Financial Analysis and Interpretation: Ratio of Liabilities to Stockholders’ Equity

The basic financial statements illustrated in this chapter are useful to bankers, credi­tors, stockholders, and others in analyzing and interpreting the financial performance and condition of a company. Throughout this text, various tools and techniques that are often used to analyze and interpret a company’s financial performance and con­dition are described and illustrated. The first such tool that is discussed is useful in analyzing the ability of a company to pay its creditors.

The relationship between liabilities and stockholders’ equity, expressed as a ratio of liabilities to stockholders’ equity, is computed as follows:

NetSolutions’ ratio of liabilities to stockholders’ equity at the end of November is

To illustrate, recent balance sheet data (in millions) for Google Inc. and McDonald’s Corporation are shown below.

The rights of creditors to a business’s assets come before the rights of the owners or stockholders. Thus, the lower the ratio of liabilities to stockholders’ equity, the better able the company is to withstand poor business conditions and to pay its obligations to creditors.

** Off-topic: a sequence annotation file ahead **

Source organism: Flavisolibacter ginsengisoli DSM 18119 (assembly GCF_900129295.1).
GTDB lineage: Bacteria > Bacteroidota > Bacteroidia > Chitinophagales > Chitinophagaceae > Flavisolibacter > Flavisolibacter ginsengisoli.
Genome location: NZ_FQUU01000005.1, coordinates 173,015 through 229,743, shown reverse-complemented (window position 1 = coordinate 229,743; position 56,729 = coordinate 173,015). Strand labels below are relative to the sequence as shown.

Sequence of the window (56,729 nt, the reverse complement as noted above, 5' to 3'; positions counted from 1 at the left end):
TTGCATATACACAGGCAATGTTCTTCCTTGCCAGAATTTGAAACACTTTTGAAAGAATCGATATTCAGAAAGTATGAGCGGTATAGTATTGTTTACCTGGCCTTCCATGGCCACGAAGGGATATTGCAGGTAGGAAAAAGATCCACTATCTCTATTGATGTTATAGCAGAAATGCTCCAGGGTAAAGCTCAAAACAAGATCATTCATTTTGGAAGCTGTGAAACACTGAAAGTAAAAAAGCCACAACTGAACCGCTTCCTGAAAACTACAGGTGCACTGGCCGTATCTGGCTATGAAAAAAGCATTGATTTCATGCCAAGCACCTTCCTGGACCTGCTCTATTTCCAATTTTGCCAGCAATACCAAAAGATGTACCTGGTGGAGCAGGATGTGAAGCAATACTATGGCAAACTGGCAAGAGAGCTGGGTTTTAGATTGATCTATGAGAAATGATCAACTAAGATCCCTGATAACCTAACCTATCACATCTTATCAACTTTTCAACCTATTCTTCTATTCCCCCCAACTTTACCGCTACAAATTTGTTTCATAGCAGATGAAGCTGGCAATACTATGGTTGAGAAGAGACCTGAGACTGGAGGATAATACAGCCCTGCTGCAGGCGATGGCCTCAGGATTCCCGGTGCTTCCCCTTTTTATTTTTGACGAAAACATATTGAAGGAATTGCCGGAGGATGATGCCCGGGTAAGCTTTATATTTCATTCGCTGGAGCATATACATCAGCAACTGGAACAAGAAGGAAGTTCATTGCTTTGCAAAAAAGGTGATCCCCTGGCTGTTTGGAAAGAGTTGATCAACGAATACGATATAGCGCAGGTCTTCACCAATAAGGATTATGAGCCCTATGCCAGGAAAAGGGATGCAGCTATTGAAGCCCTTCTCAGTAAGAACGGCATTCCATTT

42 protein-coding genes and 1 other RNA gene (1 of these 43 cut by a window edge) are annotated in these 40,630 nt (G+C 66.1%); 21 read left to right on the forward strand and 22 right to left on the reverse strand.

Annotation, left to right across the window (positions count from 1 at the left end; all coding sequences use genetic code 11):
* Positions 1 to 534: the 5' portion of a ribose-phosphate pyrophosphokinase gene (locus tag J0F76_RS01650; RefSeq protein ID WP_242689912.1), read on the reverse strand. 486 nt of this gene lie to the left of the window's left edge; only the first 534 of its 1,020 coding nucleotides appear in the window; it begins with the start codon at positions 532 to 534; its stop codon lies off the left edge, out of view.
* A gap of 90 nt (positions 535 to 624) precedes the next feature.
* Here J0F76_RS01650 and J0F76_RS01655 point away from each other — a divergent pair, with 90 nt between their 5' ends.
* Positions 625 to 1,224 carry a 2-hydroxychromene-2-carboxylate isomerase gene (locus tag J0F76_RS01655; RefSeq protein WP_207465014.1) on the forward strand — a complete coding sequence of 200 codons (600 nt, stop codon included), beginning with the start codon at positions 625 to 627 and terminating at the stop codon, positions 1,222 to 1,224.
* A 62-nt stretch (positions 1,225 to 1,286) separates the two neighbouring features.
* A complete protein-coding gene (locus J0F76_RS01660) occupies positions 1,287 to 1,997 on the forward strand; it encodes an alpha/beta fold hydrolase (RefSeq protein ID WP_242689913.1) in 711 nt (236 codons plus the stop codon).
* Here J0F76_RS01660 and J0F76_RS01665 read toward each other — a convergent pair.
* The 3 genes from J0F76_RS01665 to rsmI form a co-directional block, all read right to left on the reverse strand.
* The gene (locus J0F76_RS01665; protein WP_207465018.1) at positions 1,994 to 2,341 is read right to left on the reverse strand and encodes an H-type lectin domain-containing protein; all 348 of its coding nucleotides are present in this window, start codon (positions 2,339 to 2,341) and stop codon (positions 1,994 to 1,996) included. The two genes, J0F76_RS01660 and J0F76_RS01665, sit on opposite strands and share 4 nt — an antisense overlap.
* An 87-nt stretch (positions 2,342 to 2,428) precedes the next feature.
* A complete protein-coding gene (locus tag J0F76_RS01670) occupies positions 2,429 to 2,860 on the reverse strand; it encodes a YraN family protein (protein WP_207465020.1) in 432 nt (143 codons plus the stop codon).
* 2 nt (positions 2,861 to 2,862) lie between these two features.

Google is unusual in that it has a very low amount of liabilities; thus, its ratio of liabilities to stockholders’ equity of 0.25 in the recent year and 0.12 in the prior year is low. In contrast, McDonald’s has more liabilities; its ratio of liabilities to stockholders’ equity is 1.18 in the recent year and 1.15 in the prior year. Since McDonald’s ratio of liabilities to stockholders’ equity increased slightly, its creditors are slightly more at risk at the end of the recent year. Also, McDonald’s creditors are more at risk than are Google’s creditors. The creditors of both companies are, however, well protected against the risk of nonpayment.

Source: Warren Carl S., Reeve James M., Duchac Jonathan (2013), Corporate Financial Accounting, South-Western College Pub; 12th edition.

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